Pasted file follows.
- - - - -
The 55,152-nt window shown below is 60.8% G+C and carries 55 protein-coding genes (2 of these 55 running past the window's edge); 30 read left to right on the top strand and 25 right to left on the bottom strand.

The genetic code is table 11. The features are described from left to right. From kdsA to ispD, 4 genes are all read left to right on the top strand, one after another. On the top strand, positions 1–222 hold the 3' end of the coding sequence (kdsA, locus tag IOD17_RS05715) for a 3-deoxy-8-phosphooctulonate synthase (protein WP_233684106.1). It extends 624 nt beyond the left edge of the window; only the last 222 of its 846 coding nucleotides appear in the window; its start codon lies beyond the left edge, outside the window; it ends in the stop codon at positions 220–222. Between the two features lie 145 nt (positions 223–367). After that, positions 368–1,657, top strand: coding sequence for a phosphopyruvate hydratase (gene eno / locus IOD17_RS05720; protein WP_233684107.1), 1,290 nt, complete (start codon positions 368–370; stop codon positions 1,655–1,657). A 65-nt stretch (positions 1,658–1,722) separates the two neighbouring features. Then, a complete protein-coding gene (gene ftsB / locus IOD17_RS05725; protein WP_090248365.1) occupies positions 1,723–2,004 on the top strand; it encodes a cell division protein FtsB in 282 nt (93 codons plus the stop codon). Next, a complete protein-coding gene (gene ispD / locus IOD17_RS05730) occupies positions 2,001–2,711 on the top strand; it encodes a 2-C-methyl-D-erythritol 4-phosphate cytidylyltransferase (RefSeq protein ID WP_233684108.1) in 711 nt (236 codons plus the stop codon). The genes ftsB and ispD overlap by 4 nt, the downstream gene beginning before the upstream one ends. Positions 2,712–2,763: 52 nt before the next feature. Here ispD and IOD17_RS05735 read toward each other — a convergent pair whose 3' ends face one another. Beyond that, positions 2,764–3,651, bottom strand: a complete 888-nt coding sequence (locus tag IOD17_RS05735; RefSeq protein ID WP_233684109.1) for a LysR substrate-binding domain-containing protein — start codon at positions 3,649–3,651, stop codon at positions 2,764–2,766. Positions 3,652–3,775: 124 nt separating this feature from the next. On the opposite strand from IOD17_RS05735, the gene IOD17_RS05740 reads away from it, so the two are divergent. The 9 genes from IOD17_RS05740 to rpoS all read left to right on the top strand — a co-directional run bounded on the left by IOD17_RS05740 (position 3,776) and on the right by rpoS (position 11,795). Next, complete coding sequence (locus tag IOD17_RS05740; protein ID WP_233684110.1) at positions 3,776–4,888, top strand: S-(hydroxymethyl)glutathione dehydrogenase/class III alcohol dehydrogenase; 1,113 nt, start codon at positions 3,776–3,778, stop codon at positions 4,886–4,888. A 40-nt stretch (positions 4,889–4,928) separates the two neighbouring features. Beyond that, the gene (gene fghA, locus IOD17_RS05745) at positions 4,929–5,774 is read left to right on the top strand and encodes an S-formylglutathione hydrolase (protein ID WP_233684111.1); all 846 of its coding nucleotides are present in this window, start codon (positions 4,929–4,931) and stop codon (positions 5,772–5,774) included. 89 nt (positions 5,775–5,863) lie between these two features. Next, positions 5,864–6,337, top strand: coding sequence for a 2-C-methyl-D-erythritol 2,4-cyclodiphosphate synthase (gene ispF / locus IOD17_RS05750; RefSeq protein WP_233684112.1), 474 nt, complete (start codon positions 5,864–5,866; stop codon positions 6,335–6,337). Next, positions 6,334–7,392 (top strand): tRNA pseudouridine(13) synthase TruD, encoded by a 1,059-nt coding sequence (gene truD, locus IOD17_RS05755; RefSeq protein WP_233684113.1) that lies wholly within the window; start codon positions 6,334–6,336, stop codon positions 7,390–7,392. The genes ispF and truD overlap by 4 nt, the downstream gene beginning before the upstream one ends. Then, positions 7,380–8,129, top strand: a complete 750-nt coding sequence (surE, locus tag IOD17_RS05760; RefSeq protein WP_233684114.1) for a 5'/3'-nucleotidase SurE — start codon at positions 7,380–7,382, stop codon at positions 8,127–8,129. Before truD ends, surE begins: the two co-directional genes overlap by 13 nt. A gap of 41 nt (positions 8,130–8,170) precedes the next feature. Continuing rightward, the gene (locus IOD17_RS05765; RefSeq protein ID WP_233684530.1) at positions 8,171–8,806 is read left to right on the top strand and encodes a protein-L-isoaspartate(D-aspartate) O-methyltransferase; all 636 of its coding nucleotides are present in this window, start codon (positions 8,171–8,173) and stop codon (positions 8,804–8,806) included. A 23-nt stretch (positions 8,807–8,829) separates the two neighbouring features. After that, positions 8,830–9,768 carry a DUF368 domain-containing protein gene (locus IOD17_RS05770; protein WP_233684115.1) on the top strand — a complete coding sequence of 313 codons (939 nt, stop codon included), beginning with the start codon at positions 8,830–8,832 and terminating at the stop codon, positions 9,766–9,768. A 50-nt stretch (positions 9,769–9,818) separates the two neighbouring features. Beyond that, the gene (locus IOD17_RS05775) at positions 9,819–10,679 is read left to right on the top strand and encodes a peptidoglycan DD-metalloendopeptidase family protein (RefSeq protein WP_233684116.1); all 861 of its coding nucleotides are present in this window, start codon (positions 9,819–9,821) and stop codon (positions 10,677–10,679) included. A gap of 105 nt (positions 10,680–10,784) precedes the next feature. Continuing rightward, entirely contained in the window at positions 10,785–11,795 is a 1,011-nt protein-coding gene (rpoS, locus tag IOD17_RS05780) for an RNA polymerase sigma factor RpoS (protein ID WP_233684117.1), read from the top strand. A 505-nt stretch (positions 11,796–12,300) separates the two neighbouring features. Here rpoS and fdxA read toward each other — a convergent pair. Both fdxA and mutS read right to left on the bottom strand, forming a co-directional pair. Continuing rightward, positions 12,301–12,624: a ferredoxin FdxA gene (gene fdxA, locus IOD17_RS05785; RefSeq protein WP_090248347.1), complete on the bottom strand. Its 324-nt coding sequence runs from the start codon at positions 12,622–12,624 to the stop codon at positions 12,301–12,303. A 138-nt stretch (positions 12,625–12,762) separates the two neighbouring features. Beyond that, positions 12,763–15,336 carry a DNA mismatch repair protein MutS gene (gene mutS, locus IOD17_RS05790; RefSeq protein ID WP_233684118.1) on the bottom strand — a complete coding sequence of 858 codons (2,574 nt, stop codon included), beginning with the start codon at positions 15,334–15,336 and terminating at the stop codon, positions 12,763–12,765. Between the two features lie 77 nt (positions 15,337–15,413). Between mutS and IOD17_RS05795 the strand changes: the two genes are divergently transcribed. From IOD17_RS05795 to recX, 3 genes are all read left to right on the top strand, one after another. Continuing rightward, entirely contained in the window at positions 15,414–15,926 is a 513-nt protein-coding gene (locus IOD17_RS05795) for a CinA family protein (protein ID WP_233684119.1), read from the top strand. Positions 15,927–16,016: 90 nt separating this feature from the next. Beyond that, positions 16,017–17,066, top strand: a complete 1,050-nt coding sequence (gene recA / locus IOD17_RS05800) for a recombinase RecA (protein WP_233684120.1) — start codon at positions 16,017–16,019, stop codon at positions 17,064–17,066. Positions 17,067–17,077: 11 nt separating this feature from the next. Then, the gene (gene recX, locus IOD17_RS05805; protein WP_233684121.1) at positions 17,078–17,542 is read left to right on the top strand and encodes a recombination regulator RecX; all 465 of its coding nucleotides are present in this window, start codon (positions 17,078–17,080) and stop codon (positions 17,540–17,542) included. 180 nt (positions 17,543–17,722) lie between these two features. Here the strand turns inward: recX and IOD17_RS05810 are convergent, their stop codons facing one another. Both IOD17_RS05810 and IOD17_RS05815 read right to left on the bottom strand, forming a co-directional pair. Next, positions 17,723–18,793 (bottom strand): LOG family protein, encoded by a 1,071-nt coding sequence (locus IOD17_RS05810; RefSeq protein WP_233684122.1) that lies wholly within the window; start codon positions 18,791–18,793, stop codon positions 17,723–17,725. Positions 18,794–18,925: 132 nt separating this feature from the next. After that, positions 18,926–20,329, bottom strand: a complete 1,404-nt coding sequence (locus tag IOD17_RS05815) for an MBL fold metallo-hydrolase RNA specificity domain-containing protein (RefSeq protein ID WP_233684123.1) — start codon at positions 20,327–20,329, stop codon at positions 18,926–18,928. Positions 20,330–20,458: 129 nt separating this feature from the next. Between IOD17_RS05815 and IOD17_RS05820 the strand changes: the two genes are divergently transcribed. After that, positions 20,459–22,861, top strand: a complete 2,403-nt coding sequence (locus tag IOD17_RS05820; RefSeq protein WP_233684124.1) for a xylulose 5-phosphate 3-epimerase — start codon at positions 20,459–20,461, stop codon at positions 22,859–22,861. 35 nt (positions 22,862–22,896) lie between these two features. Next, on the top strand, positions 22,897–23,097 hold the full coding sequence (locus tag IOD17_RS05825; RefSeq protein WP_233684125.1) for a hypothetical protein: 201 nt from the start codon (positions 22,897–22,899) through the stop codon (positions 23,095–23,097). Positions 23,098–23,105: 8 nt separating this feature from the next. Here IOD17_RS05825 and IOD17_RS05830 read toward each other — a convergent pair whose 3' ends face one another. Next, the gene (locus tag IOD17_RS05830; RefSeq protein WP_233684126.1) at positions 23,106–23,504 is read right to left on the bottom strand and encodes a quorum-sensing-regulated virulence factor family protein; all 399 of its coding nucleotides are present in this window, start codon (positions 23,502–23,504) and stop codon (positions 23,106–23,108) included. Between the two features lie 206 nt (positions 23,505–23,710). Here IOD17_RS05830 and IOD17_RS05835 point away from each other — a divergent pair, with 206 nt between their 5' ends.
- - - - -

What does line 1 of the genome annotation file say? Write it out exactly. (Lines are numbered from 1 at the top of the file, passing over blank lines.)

The 55,152-nt window shown below is 60.8% G+C and carries 55 protein-coding genes (2 of these 55 running past the window's edge); 30 read left to right on the top strand and 25 right to left on the bottom strand.